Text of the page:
The spreadsheet template included the following headings for gathering information on a species’ basic biology: taxon, common name(s), taxonomic group, functional group, native distribution, presence in the EU and thematic group. Likelihood of arrival, likelihood of establishment, and likelihood of impact on biodiversity were all scored on a scale of 1 (very unlikely) to 5 (very likely). As with Roy et al. (2014a), the overall score for each species was determined as the product of the scores for likelihood of arrival, establishment and impact on biodiversity (maximum score = 125), and the confidence in the overall score was expressed as low, medium or high. For scoring of confidence: Low (L) = no direct observational evidence is available or evidence is difficult to interpret or considered low quality; Medium (M) = some direct observational evidence is available but may be ambiguous or difficult to scale within the specific geographic context; High (H) = direct observational evidence is available and straightforward to interpret without controversy and considered high quality. Impacts on biodiversity were assessed by considering the following four parameters and their sub-categories (Branquart 2009; Vanderhoeven et al. 2015): dispersal potential (indicating potential to spread); colonisation of high conservation-value habitats; adverse impacts on native species (predation/herbivory, competition, transmission of pathogens and parasites to native species, genetic effects); and alteration of ecosystem functions (modification to nutrient cycling, physical modifications to the habitat, modifications of natural successions, disruption of food webs). Human health impacts were classified using the following categories: no impact, nuisance (including psychological effects), disease transmission, parasitism and poisoning/toxicity/allergy and other impacts such as IAS facilitating negative impacts on human health by other species (Table 1). A species could be attributed multiple human health impacts. Additional information, specifically within the context of Cyprus, was compiled on the likely pathways of arrival, types of biodiversity impact, impact mechanisms on other species, impact mechanisms on ecosystem function, impact on human well-being, socio-economic impacts, additional comments and references. The participants were given guidance notes on completing the spreadsheet (Supplementary Information 2).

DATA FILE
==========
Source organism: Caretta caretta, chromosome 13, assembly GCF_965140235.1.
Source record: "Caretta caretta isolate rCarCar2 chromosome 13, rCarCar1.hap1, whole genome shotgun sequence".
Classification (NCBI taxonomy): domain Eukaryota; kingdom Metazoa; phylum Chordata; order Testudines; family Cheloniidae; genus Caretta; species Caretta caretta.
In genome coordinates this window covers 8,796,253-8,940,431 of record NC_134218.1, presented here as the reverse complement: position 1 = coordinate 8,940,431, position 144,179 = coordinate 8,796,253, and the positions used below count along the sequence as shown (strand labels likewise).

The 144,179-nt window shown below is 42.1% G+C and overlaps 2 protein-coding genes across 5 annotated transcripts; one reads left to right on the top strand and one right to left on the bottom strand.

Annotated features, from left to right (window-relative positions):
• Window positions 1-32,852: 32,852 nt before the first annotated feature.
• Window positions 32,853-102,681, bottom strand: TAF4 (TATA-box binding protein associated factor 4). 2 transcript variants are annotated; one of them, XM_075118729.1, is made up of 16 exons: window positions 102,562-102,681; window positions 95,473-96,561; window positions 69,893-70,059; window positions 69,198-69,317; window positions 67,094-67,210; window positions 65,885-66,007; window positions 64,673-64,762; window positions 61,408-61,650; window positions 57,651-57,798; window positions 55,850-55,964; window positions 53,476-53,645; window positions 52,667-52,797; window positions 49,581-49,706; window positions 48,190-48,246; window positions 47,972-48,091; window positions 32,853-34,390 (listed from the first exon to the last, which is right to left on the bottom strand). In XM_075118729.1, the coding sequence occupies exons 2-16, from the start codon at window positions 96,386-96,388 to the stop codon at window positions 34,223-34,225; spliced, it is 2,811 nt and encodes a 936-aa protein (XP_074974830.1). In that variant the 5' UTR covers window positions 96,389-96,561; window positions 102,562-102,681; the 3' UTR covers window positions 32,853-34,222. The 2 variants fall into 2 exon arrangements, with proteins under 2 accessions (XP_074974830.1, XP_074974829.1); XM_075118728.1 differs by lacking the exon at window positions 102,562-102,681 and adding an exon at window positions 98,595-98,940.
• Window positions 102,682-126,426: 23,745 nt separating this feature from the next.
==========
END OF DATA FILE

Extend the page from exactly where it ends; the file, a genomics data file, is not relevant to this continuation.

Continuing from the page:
Table 1 Definitions of the human health impact categories used in this study with an illustrative example

Consensus building across thematic groups

Consensus building across the thematic groups took place at a workshop held at the Akrotiri Environmental Education and Information Centre in the Akrotiri Sovereign Base Area, Cyprus on the 28th April 2017. Each thematic group provided an overview of their high-ranking species. The thematic groups were then given the opportunity to revise scores and ranks following the overviews of the other thematic groups in order to moderate approaches to scoring across groups. The thematic groups subsequently re-convened, and, through discussions, consensus was achieved on the ranking of the top 100 species across all thematic groups.

After the workshop, the thematic groups were given the opportunity to review the list and specifically check the establishment status of the species and provide additional supporting information, including evidence of impacts and known or likely pathways; this final dataset is the one presented and analysed here. The likely pathways of arrival for each IAS were documented using the Convention of Biological Diversity terminology (CBD 2014; Harrower et al. 2018); Supplementary Information 3 lists these category definitions. The human health impacts for all taxa were also reviewed post-workshop by one of the authors (AFM). This ensured that human health impacts were comprehensively assigned based on available evidence including peer-reviewed sources but also grey literature where knowledge gaps exist.


Two-hundred and twenty-five species across all thematic groups were combined into a long list for consideration during the workshop (Supplementary Information 3); the plant thematic group compiled additional information on impacts after the consensus workshop (Supplementary Information 4). The group reached consensus on the ranking of the top 100 species within the following bands: 1–20, 21–40, 41–100. All species ranked during the horizon scanning workshop were considered to be of relevance to the entire island of Cyprus, including the British SBAs. The top 20 species had the maximum score of 125 (Tables 2, 3) and are subsequently referred to as presenting ‘very high’ potential future risk to the island.